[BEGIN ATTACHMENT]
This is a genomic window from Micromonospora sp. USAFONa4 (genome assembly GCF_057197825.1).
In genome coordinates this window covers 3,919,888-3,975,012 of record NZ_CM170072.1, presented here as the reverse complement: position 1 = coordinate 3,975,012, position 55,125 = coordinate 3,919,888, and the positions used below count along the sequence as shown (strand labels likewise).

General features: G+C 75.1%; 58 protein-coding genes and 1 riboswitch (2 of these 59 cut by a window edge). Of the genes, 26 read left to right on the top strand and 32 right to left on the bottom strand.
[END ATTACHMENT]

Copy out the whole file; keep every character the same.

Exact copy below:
This is a genomic window from Micromonospora sp. USAFONa4 (genome assembly GCF_057197825.1).
In genome coordinates this window covers 3,919,888-3,975,012 of record NZ_CM170072.1, presented here as the reverse complement: position 1 = coordinate 3,975,012, position 55,125 = coordinate 3,919,888, and the positions used below count along the sequence as shown (strand labels likewise).

General features: G+C 75.1%; 58 protein-coding genes and 1 riboswitch (2 of these 59 cut by a window edge). Of the genes, 26 read left to right on the top strand and 32 right to left on the bottom strand.